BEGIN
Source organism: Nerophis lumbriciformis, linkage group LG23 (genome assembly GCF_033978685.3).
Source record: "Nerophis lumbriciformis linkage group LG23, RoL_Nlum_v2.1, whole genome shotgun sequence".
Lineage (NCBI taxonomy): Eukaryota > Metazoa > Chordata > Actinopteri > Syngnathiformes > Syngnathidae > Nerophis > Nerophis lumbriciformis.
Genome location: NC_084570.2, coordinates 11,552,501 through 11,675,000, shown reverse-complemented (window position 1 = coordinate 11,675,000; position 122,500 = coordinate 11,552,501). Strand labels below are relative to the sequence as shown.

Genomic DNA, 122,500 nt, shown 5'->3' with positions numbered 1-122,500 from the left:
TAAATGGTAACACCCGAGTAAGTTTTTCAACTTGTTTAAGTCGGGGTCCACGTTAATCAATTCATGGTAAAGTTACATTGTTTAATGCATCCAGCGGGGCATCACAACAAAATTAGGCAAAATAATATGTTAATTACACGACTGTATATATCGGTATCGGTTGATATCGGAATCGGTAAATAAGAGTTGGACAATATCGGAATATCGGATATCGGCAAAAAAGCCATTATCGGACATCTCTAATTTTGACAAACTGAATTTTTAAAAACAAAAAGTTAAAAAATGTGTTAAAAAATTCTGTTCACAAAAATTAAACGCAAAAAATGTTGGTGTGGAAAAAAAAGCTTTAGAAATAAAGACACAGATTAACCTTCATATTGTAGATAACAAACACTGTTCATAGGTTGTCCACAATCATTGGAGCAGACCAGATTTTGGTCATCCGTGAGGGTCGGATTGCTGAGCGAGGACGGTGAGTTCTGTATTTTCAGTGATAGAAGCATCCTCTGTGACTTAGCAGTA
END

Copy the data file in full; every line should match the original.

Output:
Source organism: Nerophis lumbriciformis, linkage group LG23 (genome assembly GCF_033978685.3).
Source record: "Nerophis lumbriciformis linkage group LG23, RoL_Nlum_v2.1, whole genome shotgun sequence".
Lineage (NCBI taxonomy): Eukaryota > Metazoa > Chordata > Actinopteri > Syngnathiformes > Syngnathidae > Nerophis > Nerophis lumbriciformis.
Genome location: NC_084570.2, coordinates 11,552,501 through 11,675,000, shown reverse-complemented (window position 1 = coordinate 11,675,000; position 122,500 = coordinate 11,552,501). Strand labels below are relative to the sequence as shown.

Genomic DNA, 122,500 nt, shown 5'->3' with positions numbered 1-122,500 from the left:
TAAATGGTAACACCCGAGTAAGTTTTTCAACTTGTTTAAGTCGGGGTCCACGTTAATCAATTCATGGTAAAGTTACATTGTTTAATGCATCCAGCGGGGCATCACAACAAAATTAGGCAAAATAATATGTTAATTACACGACTGTATATATCGGTATCGGTTGATATCGGAATCGGTAAATAAGAGTTGGACAATATCGGAATATCGGATATCGGCAAAAAAGCCATTATCGGACATCTCTAATTTTGACAAACTGAATTTTTAAAAACAAAAAGTTAAAAAATGTGTTAAAAAATTCTGTTCACAAAAATTAAACGCAAAAAATGTTGGTGTGGAAAAAAAAGCTTTAGAAATAAAGACACAGATTAACCTTCATATTGTAGATAACAAACACTGTTCATAGGTTGTCCACAATCATTGGAGCAGACCAGATTTTGGTCATCCGTGAGGGTCGGATTGCTGAGCGAGGACGGTGAGTTCTGTATTTTCAGTGATAGAAGCATCCTCTGTGACTTAGCAGTA